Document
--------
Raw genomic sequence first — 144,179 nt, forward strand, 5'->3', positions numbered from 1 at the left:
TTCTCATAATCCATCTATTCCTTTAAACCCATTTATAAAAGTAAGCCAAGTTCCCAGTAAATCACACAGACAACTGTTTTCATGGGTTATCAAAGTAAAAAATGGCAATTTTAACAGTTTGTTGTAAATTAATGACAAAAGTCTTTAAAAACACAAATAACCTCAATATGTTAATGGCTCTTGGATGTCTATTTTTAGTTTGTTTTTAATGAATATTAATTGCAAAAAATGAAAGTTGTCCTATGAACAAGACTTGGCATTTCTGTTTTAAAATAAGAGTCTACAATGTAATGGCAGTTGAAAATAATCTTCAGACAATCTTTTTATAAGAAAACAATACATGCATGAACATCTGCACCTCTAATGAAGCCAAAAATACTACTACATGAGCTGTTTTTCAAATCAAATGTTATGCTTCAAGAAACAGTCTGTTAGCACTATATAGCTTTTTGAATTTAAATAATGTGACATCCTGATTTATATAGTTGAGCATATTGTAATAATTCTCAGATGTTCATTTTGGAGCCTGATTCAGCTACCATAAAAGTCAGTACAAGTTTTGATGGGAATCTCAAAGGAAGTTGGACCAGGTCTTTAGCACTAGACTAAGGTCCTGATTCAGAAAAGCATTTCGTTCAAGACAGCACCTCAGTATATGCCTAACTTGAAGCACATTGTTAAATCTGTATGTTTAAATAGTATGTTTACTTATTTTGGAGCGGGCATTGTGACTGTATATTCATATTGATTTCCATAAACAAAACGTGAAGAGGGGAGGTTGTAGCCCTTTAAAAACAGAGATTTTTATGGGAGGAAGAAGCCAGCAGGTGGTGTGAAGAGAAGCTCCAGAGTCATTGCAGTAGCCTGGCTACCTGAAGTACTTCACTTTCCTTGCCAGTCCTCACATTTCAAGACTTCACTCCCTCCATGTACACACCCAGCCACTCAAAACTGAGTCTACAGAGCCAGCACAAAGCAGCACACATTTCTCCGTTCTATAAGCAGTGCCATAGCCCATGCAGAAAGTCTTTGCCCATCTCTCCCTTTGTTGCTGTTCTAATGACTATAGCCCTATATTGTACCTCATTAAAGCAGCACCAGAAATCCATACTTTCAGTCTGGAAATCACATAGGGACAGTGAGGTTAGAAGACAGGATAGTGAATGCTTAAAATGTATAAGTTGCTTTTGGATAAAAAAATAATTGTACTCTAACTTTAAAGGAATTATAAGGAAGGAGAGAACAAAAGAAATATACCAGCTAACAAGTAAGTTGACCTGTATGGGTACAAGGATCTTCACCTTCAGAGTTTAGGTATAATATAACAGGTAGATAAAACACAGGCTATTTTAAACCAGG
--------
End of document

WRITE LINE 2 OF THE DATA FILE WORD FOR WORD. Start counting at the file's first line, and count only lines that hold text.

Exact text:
TTCTCATAATCCATCTATTCCTTTAAACCCATTTATAAAAGTAAGCCAAGTTCCCAGTAAATCACACAGACAACTGTTTTCATGGGTTATCAAAGTAAAAAATGGCAATTTTAACAGTTTGTTGTAAATTAATGACAAAAGTCTTTAAAAACACAAATAACCTCAATATGTTAATGGCTCTTGGATGTCTATTTTTAGTTTGTTTTTAATGAATATTAATTGCAAAAAATGAAAGTTGTCCTATGAACAAGACTTGGCATTTCTGTTTTAAAATAAGAGTCTACAATGTAATGGCAGTTGAAAATAATCTTCAGACAATCTTTTTATAAGAAAACAATACATGCATGAACATCTGCACCTCTAATGAAGCCAAAAATACTACTACATGAGCTGTTTTTCAAATCAAATGTTATGCTTCAAGAAACAGTCTGTTAGCACTATATAGCTTTTTGAATTTAAATAATGTGACATCCTGATTTATATAGTTGAGCATATTGTAATAATTCTCAGATGTTCATTTTGGAGCCTGATTCAGCTACCATAAAAGTCAGTACAAGTTTTGATGGGAATCTCAAAGGAAGTTGGACCAGGTCTTTAGCACTAGACTAAGGTCCTGATTCAGAAAAGCATTTCGTTCAAGACAGCACCTCAGTATATGCCTAACTTGAAGCACATTGTTAAATCTGTATGTTTAAATAGTATGTTTACTTATTTTGGAGCGGGCATTGTGACTGTATATTCATATTGATTTCCATAAACAAAACGTGAAGAGGGGAGGTTGTAGCCCTTTAAAAACAGAGATTTTTATGGGAGGAAGAAGCCAGCAGGTGGTGTGAAGAGAAGCTCCAGAGTCATTGCAGTAGCCTGGCTACCTGAAGTACTTCACTTTCCTTGCCAGTCCTCACATTTCAAGACTTCACTCCCTCCATGTACACACCCAGCCACTCAAAACTGAGTCTACAGAGCCAGCACAAAGCAGCACACATTTCTCCGTTCTATAAGCAGTGCCATAGCCCATGCAGAAAGTCTTTGCCCATCTCTCCCTTTGTTGCTGTTCTAATGACTATAGCCCTATATTGTACCTCATTAAAGCAGCACCAGAAATCCATACTTTCAGTCTGGAAATCACATAGGGACAGTGAGGTTAGAAGACAGGATAGTGAATGCTTAAAATGTATAAGTTGCTTTTGGATAAAAAAATAATTGTACTCTAACTTTAAAGGAATTATAAGGAAGGAGAGAACAAAAGAAATATACCAGCTAACAAGTAAGTTGACCTGTATGGGTACAAGGATCTTCACCTTCAGAGTTTAGGTATAATATAACAGGTAGATAAAACACAGGCTATTTTAAACCAGG